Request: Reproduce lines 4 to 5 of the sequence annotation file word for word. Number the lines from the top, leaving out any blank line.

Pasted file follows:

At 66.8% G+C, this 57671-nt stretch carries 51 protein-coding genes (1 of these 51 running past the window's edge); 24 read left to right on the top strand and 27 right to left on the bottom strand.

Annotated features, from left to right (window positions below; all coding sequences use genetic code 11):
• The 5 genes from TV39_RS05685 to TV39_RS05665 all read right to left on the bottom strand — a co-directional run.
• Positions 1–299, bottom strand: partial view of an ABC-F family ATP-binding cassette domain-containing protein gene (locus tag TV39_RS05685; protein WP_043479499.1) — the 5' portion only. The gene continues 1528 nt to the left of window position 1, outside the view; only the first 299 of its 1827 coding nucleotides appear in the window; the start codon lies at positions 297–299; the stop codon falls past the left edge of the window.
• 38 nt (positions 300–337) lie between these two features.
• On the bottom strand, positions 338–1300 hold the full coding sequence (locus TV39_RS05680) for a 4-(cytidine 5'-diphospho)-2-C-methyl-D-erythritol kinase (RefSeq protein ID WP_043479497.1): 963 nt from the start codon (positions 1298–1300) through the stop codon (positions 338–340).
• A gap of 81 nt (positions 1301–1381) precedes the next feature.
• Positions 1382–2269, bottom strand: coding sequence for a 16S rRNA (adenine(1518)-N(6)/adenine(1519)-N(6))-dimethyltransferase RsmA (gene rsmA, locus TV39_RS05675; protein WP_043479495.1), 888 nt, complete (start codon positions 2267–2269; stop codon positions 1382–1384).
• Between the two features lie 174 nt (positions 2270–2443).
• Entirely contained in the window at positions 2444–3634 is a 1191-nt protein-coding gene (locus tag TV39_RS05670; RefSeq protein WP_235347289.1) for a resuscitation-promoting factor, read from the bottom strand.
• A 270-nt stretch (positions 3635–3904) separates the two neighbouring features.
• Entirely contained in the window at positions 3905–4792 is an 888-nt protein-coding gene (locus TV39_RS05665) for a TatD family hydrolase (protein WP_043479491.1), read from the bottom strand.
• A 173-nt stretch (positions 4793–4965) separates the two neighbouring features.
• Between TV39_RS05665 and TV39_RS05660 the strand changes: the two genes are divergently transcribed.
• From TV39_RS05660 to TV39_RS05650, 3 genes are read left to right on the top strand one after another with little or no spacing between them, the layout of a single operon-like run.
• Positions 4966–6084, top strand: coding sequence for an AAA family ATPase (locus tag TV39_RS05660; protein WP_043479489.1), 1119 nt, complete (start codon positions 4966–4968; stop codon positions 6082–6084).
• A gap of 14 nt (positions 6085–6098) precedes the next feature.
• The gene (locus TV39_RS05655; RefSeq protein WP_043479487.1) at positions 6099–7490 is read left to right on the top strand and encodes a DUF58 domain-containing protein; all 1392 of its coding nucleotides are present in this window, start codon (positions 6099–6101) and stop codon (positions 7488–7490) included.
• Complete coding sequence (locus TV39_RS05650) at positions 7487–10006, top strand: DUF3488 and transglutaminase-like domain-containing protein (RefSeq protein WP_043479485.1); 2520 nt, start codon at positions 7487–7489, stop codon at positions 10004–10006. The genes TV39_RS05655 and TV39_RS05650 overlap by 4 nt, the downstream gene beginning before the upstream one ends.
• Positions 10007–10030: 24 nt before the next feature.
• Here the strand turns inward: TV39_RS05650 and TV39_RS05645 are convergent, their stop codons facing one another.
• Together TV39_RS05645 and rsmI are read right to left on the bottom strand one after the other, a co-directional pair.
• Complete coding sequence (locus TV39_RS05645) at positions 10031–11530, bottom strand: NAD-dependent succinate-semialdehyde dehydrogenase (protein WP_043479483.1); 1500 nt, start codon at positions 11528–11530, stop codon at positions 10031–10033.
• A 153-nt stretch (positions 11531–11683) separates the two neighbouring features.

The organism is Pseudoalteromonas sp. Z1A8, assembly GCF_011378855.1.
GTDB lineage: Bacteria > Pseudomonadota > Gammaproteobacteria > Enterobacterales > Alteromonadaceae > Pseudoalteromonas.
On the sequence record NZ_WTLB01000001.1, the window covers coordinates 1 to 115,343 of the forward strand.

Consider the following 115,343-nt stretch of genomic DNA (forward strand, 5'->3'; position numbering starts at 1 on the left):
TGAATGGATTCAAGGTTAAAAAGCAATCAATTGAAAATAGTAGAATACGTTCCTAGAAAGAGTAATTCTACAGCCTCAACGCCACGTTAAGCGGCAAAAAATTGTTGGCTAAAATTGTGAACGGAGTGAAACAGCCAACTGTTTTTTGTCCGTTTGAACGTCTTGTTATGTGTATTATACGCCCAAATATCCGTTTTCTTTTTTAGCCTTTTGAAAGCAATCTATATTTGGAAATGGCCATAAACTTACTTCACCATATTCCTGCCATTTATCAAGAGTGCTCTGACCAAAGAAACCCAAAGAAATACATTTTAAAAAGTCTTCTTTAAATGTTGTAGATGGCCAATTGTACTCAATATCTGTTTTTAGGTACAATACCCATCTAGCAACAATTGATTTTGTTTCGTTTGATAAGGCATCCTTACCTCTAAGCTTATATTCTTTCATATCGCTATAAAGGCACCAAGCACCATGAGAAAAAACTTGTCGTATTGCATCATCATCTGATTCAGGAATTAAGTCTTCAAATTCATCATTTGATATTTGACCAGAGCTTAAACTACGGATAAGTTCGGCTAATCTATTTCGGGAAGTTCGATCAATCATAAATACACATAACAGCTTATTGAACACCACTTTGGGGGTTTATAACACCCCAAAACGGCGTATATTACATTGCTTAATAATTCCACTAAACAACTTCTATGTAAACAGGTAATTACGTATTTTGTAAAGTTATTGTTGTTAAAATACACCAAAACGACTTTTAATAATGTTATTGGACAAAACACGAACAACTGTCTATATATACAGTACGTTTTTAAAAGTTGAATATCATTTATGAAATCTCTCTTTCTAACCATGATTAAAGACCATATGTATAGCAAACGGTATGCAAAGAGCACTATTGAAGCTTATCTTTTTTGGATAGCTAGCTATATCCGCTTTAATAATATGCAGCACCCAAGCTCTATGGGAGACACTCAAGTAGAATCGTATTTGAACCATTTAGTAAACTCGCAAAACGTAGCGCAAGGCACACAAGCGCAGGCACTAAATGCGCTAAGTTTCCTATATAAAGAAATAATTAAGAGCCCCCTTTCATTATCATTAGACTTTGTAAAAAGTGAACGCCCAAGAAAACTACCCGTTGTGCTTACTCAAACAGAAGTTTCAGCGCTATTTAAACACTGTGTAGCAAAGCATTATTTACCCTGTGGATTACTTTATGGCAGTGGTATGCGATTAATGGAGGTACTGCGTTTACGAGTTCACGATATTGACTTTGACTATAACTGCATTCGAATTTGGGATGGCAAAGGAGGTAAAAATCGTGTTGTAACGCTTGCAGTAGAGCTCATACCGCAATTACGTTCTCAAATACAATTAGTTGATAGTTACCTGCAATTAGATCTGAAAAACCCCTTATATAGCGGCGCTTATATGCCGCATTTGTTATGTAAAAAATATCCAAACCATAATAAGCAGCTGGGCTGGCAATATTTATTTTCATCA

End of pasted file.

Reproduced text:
• Positions 1–299, bottom strand: partial view of an ABC-F family ATP-binding cassette domain-containing protein gene (locus tag TV39_RS05685; protein WP_043479499.1) — the 5' portion only. The gene continues 1528 nt to the left of window position 1, outside the view; only the first 299 of its 1827 coding nucleotides appear in the window; the start codon lies at positions 297–299; the stop codon falls past the left edge of the window.
• 38 nt (positions 300–337) lie between these two features.